Even as he works three part-time jobs to help support his parents and attends the University of Alabama, AJ devotes himself not only to the LGBTQ movement but also to amplifying the voices of women, immigrants, people of color, and people living with disabilities. Bringing humor and a positive spirit to his work has made AJ a respected, beloved organizer on campus. Among his accomplishments: playing a part in the successful effort to expand the university’s non-discrimination policy to cover gender identity and expression. Studious from an early age – when he turned to school as an escape from troubles at home – AJ aspires to be a doctor, organize health care workers, and advocate for LGBTQ health care.
“My motivation really comes from taking a step back and realizing that in order to achieve my own sense of liberation as a queer person, as a black person, as a working class/working poor person, in order to achieve my liberation in those identities then it’s necessary for me to fight for the liberation of others,” AJ said. “My motivation is centered around this idea, to paraphrase Fannie Lou Hamer, ‘No one is free until we’re all free.’ ”
Meet Victoria, 19
An undocumented immigrant, Victoria first came to the U.S. at age three. When her father was deported, the family returned to Mexico. It was there that Victoria, at age 15, came out to her parents. When they rejected her, this put Victoria in an unstable and dangerous situation. For three years, she lived on her own, and as a queer transgender woman she encountered physical, emotional and verbal abuse while seeking employment and housing. She then sought political asylum at the U.S. border. However, her request was denied, and she was held in a detention center. The situation drew dire still after Victoria reported the injustices taking place in the detention center. Victoria was then put in solitary confinement for three and a half months; a community outcry led to her release.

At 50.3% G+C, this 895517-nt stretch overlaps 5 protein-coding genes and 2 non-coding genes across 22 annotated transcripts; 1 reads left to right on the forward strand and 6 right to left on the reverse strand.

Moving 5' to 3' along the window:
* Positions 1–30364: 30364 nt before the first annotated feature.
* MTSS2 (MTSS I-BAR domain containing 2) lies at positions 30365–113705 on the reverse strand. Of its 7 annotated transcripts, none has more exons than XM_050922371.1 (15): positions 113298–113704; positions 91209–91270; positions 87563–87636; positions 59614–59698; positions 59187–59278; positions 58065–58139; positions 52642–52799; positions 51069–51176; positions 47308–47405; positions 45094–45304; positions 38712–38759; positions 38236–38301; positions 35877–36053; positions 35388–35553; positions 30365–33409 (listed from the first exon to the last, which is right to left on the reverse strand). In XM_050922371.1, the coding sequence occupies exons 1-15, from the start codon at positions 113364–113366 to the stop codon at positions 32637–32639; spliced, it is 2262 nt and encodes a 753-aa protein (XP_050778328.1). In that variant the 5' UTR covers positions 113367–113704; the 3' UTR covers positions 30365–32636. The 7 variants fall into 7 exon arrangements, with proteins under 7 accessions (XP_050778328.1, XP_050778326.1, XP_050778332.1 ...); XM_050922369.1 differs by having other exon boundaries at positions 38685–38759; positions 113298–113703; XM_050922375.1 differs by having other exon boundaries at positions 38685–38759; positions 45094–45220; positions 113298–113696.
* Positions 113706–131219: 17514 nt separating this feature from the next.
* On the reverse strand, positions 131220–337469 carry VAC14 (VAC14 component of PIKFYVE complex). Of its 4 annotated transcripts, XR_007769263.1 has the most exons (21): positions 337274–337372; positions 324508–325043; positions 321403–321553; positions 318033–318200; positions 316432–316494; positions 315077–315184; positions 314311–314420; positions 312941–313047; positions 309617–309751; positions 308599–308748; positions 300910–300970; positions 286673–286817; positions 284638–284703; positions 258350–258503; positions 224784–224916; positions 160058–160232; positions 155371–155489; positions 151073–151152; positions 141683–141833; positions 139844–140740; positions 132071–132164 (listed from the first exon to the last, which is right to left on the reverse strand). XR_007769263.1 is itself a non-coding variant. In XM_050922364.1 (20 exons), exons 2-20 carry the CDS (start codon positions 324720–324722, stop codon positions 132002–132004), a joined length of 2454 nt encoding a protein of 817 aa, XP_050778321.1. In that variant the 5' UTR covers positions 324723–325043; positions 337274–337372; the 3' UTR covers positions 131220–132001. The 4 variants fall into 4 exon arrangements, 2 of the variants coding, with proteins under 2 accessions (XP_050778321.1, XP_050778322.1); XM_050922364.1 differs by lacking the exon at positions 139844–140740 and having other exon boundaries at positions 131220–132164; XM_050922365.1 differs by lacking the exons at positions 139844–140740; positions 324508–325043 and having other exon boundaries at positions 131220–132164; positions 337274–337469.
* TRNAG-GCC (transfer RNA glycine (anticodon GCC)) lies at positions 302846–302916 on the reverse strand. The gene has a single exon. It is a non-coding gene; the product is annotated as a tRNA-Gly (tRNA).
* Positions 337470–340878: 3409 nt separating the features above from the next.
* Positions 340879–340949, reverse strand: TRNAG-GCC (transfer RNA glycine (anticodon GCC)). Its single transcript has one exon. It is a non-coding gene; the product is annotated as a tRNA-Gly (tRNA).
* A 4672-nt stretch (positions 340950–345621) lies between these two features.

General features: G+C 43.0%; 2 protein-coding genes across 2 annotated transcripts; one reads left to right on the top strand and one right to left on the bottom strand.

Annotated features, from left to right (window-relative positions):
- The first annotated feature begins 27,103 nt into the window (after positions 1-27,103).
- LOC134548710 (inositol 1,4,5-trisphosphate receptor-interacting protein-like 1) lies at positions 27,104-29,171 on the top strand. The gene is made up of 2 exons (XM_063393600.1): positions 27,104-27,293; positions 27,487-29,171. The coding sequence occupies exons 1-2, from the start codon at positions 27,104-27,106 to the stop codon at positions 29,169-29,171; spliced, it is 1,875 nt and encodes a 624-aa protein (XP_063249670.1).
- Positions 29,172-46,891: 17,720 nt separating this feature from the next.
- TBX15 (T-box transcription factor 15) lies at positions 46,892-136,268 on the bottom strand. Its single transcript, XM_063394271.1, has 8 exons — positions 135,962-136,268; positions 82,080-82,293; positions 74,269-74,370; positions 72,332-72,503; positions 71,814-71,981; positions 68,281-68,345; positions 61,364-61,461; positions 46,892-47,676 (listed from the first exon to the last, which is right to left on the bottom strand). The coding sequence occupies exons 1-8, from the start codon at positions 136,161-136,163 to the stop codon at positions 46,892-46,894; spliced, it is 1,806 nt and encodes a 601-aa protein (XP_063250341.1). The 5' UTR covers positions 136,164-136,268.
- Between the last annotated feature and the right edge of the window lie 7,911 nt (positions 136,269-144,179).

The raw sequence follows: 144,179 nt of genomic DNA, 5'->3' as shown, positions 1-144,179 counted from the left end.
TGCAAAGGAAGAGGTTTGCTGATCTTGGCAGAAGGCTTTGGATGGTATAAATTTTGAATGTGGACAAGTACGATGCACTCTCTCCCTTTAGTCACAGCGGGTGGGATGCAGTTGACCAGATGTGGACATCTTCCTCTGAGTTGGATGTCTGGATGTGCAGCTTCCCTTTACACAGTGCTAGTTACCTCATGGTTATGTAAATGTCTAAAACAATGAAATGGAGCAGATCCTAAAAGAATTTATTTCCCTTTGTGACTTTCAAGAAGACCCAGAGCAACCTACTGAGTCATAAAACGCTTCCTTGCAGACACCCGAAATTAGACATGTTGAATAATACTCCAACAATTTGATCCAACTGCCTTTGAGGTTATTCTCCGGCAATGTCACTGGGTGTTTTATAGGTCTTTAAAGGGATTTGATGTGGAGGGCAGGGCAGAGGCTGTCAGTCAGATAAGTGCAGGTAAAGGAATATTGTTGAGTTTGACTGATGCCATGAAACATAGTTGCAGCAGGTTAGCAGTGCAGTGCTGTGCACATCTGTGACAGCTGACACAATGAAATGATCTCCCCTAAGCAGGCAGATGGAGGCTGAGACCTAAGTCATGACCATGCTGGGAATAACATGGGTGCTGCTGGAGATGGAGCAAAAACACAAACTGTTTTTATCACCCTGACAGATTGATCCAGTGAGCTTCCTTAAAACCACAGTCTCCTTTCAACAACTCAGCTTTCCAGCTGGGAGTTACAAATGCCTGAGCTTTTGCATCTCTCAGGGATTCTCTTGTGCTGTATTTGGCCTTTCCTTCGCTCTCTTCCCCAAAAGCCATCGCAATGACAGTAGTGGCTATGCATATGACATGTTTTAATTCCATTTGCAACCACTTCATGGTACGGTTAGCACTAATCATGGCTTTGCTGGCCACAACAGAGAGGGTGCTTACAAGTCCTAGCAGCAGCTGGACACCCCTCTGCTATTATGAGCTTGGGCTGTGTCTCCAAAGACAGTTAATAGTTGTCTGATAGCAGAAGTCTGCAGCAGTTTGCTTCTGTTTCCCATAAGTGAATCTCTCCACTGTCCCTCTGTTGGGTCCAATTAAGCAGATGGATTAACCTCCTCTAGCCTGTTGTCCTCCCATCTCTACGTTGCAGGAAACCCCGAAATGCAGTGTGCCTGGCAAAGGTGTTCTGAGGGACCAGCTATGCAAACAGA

Shortly after being released, Victoria joined United We Dream’s Queer Undocumented Immigrant Rights Project (QUIP) chapter in Arizona, and she has focused on fighting for the liberation of transgender and queer people in U.S. detention centers. Her activism has included launching hunger strikes, organizing informational conferences for undocumented transgender people, and spearheading success efforts to have three transgender women released from detention. Living with the constant threat of homelessness, as well as food insecurity and the risk of deportation, Victoria plans to use her grant to secure housing, complete her GED, and then pursue a college education.
“I feel like someone who was formally detained, and undocumented and trans, it’s something powerful that motivates me to keep fighting every day,” Victoria said. “I know I’m not the first one, and I know I won’t be the last. That’s why I’m standing up against this, so hopefully the system stops discriminating against us and treats us as humans. There’s no border that separates us because we’re all human, and as humans we have rights because no one is more or less than another person.”
Since 2000, the Colin Higgins Foundation has honored more than 50 Courage Award winners. Since 1993, the Foundation has awarded more than 340 grants totaling more than $3 million to further Higgins’ humanitarian vision.